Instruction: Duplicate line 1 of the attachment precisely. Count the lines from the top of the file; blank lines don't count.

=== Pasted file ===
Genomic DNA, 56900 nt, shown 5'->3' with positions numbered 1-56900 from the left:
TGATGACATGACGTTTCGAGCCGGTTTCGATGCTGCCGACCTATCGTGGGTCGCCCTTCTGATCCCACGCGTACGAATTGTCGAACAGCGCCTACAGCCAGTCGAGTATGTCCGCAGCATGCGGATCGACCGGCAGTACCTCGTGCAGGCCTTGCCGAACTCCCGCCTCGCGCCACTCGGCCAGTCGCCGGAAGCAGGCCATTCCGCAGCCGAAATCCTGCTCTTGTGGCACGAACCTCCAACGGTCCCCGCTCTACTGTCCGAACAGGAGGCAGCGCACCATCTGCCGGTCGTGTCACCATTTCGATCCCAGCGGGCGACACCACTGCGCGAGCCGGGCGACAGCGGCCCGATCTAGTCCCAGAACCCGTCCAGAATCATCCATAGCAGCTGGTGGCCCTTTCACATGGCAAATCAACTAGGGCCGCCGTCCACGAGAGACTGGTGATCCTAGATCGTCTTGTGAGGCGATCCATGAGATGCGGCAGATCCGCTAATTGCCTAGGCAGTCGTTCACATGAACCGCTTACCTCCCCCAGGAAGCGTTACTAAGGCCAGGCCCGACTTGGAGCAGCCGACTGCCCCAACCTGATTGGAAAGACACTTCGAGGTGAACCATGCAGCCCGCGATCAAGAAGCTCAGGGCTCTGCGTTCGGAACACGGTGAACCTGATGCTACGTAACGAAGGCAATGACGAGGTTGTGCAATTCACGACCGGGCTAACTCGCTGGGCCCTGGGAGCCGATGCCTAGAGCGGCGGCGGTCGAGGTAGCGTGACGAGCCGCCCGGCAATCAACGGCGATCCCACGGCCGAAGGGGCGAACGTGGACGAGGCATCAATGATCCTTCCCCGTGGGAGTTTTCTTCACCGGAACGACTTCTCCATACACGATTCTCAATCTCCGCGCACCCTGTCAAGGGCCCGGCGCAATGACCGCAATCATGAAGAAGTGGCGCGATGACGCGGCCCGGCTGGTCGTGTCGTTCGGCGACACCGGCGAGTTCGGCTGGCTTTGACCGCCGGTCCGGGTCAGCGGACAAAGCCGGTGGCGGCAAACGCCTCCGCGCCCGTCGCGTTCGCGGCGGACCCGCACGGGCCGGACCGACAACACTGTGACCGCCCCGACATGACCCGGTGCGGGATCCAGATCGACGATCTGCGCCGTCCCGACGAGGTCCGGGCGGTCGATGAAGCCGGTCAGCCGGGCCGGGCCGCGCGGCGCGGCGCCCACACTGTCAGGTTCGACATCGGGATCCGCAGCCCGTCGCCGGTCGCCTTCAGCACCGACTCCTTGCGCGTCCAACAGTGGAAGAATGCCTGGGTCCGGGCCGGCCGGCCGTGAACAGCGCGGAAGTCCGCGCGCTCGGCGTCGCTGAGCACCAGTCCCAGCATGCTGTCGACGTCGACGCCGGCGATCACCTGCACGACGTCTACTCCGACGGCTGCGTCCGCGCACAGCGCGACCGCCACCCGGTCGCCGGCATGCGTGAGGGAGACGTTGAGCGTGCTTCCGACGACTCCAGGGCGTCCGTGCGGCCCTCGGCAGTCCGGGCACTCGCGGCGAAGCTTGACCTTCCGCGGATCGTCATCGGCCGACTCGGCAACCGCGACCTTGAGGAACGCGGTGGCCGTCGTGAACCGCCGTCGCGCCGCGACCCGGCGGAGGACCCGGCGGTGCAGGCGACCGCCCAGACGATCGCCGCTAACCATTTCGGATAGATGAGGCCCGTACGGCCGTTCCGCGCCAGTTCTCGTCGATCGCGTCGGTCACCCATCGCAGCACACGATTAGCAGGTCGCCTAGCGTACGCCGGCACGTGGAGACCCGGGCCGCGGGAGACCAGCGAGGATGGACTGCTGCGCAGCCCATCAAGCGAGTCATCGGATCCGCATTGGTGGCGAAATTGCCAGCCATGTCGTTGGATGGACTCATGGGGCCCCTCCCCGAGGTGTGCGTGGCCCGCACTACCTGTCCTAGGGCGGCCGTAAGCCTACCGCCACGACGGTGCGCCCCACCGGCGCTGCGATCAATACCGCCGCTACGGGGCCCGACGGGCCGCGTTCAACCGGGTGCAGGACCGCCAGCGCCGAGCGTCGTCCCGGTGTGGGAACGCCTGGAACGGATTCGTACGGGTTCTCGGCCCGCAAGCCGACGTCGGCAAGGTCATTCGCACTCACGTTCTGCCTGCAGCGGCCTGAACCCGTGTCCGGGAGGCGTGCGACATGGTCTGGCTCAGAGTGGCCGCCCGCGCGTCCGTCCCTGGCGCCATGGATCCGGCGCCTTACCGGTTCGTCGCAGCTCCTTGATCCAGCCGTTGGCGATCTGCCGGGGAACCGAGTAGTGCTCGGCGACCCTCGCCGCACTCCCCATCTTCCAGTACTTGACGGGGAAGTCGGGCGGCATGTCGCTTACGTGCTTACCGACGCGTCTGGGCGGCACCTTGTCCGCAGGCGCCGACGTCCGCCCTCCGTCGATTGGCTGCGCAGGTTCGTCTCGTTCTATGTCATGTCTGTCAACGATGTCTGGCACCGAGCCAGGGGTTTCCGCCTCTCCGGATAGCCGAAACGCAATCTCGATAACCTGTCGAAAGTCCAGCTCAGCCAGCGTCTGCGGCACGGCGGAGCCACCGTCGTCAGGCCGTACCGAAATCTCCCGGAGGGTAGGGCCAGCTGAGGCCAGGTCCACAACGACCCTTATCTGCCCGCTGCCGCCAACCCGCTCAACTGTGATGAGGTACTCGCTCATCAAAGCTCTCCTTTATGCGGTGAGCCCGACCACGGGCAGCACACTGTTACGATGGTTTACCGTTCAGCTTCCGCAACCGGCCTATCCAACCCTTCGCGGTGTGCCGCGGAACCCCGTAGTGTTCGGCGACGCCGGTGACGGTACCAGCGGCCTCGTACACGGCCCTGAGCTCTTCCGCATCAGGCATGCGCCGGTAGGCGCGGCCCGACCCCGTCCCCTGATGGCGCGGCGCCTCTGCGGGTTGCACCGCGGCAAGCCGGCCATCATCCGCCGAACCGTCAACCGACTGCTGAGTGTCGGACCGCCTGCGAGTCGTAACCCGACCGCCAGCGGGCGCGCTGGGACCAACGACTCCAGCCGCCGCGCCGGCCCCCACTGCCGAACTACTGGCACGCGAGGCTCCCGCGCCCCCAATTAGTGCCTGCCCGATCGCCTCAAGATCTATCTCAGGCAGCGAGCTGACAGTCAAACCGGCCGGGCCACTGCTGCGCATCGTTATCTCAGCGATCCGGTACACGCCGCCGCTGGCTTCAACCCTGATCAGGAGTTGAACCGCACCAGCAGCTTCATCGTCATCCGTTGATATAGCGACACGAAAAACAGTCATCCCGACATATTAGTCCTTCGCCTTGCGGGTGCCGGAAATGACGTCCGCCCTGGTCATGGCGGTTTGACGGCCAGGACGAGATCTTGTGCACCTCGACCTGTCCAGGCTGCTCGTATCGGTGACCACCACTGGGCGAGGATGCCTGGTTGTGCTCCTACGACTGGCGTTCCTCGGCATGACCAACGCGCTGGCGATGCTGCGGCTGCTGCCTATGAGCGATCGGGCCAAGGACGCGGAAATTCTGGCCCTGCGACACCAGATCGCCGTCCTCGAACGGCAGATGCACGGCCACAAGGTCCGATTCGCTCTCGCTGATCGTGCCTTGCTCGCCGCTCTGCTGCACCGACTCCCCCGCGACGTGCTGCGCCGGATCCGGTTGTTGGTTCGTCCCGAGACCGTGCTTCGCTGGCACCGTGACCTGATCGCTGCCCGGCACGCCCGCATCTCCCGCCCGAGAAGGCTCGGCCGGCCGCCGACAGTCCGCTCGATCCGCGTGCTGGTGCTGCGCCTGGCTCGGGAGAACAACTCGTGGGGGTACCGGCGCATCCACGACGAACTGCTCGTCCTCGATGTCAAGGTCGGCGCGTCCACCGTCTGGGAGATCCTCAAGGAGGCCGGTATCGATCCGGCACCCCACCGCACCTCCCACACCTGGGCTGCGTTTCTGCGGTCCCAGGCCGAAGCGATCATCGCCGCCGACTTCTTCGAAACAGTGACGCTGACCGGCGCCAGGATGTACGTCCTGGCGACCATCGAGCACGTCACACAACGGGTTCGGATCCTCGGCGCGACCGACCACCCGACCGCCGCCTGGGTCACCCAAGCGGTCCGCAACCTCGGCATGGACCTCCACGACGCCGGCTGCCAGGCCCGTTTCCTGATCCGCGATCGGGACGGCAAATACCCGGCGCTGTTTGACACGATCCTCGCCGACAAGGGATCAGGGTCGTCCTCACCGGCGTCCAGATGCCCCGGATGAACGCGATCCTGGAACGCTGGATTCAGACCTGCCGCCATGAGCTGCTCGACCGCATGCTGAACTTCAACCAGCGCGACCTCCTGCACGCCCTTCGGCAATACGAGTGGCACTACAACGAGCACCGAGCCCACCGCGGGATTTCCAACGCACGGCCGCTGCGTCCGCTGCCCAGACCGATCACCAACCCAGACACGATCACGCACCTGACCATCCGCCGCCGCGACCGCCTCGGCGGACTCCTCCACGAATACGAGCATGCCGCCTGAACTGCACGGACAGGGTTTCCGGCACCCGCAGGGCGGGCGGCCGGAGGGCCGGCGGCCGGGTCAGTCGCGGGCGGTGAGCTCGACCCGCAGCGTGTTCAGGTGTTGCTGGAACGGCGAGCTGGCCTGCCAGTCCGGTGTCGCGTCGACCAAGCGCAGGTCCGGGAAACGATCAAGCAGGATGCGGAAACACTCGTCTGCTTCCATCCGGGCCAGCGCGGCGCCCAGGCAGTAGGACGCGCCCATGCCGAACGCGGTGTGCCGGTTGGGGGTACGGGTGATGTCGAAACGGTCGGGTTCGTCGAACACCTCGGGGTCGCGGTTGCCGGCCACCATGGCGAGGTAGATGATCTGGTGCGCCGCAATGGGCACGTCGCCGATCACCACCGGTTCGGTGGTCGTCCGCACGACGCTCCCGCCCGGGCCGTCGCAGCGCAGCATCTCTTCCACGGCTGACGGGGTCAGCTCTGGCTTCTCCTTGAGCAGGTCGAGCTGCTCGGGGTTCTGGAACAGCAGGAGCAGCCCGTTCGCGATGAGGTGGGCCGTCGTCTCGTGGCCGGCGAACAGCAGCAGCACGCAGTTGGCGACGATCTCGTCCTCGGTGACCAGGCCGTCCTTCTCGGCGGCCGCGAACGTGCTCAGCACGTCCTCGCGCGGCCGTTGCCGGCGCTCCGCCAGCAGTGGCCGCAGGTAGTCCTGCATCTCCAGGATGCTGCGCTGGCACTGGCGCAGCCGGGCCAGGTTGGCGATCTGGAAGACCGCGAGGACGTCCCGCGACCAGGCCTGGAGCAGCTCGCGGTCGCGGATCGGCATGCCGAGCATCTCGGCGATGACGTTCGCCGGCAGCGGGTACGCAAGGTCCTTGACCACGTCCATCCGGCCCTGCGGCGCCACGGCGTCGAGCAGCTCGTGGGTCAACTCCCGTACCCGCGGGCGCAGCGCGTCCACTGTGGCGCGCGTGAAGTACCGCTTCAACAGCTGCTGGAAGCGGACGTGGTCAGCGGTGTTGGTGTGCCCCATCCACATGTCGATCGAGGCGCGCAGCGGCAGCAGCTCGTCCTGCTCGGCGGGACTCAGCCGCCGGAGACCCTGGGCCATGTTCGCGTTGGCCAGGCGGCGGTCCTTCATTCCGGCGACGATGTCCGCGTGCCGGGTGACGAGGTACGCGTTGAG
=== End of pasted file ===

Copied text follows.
Genomic DNA, 56900 nt, shown 5'->3' with positions numbered 1-56900 from the left: